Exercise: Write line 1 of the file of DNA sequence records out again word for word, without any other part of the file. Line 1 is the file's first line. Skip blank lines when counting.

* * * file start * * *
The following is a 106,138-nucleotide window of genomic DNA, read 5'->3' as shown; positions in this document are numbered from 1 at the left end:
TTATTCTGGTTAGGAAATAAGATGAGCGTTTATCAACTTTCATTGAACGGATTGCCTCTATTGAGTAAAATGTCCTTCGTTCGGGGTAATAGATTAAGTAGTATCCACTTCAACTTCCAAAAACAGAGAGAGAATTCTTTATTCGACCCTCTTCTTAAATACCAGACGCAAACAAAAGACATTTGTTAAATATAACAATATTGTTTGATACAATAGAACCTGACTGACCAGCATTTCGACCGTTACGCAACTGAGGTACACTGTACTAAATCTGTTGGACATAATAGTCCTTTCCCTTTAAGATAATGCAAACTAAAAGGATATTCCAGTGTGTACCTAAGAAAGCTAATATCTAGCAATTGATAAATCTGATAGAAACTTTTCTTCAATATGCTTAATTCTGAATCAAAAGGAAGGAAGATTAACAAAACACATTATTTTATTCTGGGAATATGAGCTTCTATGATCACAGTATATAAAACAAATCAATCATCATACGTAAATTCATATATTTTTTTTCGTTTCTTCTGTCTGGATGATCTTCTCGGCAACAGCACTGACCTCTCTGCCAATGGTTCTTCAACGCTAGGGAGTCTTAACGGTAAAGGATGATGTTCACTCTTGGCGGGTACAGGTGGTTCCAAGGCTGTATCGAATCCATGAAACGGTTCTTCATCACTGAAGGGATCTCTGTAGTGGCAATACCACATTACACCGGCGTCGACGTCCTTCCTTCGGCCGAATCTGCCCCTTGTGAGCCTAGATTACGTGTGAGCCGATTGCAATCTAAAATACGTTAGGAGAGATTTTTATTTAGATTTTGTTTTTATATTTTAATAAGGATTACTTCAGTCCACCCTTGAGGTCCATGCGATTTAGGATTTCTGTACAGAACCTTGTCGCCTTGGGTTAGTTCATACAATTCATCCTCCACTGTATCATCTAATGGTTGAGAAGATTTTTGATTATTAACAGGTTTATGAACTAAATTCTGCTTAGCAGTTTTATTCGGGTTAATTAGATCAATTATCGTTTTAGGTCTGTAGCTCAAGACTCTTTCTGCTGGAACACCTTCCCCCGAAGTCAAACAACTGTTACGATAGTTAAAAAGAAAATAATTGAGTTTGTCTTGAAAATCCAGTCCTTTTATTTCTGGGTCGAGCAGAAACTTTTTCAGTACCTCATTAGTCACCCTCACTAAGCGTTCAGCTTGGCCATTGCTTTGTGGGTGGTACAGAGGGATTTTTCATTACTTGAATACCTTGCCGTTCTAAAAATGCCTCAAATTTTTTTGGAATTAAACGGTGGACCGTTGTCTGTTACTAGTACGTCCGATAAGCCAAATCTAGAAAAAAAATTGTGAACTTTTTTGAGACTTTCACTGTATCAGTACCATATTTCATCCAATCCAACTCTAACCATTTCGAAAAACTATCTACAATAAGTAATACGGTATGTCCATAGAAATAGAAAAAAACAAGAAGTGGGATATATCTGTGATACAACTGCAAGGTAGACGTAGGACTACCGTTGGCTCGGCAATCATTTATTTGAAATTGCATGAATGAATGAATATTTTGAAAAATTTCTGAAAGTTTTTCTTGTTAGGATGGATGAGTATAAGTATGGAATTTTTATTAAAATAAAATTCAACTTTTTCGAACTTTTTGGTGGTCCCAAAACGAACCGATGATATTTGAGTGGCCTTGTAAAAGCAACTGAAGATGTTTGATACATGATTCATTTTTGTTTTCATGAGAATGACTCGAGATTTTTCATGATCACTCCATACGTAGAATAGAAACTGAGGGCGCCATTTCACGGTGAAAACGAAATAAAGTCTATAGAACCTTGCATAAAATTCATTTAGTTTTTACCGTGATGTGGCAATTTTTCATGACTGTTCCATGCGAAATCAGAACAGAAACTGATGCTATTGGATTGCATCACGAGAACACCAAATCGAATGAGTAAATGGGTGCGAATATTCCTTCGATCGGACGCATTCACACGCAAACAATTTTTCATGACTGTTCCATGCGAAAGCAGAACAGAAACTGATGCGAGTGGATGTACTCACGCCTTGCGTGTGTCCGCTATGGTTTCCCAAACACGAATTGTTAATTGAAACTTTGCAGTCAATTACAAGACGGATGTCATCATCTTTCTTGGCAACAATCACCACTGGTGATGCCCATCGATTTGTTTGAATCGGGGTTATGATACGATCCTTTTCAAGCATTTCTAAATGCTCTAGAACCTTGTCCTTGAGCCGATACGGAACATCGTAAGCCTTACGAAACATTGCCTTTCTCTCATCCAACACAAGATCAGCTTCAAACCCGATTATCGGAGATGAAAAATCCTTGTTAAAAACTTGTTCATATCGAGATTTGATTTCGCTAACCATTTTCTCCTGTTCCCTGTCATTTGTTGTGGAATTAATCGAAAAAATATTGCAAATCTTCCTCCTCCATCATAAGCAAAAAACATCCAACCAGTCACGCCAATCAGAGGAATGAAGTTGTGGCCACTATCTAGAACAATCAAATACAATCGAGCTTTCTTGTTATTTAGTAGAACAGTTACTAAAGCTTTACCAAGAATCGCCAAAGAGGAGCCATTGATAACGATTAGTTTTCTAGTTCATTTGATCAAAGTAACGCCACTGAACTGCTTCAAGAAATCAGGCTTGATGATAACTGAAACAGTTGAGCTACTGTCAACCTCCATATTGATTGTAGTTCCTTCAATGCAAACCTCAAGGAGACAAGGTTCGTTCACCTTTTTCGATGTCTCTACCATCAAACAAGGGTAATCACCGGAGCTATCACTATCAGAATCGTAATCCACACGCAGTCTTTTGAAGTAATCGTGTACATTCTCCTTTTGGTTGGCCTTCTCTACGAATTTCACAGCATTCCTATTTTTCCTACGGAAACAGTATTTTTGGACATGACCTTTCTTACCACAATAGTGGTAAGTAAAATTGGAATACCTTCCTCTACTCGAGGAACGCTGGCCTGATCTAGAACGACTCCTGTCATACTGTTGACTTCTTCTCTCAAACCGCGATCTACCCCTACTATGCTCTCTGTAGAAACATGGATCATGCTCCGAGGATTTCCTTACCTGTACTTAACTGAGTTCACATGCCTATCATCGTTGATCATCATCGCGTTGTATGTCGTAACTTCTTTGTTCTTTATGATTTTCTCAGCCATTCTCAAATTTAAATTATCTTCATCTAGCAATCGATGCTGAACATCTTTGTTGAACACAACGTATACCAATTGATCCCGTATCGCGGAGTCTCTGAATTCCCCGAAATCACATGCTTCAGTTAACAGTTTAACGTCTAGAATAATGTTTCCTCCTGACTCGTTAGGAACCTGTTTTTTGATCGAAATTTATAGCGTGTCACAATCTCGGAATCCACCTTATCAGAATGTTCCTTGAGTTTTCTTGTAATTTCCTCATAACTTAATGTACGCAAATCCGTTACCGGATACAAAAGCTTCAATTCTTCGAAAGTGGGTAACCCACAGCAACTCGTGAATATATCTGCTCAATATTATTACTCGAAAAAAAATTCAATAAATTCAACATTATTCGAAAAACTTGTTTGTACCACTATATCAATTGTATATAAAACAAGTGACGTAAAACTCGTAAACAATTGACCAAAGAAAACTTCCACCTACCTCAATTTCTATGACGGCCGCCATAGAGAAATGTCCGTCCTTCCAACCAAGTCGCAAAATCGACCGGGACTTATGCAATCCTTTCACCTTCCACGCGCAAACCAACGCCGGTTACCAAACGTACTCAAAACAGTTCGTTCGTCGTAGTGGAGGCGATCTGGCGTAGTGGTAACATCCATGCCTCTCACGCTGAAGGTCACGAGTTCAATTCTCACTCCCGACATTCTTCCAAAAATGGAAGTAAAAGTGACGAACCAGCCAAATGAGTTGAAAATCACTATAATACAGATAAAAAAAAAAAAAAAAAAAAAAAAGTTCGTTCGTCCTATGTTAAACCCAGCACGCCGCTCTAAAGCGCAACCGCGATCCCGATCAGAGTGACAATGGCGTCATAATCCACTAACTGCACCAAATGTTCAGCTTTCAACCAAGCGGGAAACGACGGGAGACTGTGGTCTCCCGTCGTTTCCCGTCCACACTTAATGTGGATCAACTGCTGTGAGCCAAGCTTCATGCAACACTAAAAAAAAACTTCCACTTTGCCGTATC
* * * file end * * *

The following is a 106,138-nucleotide window of genomic DNA, read 5'->3' as shown; positions in this document are numbered from 1 at the left end: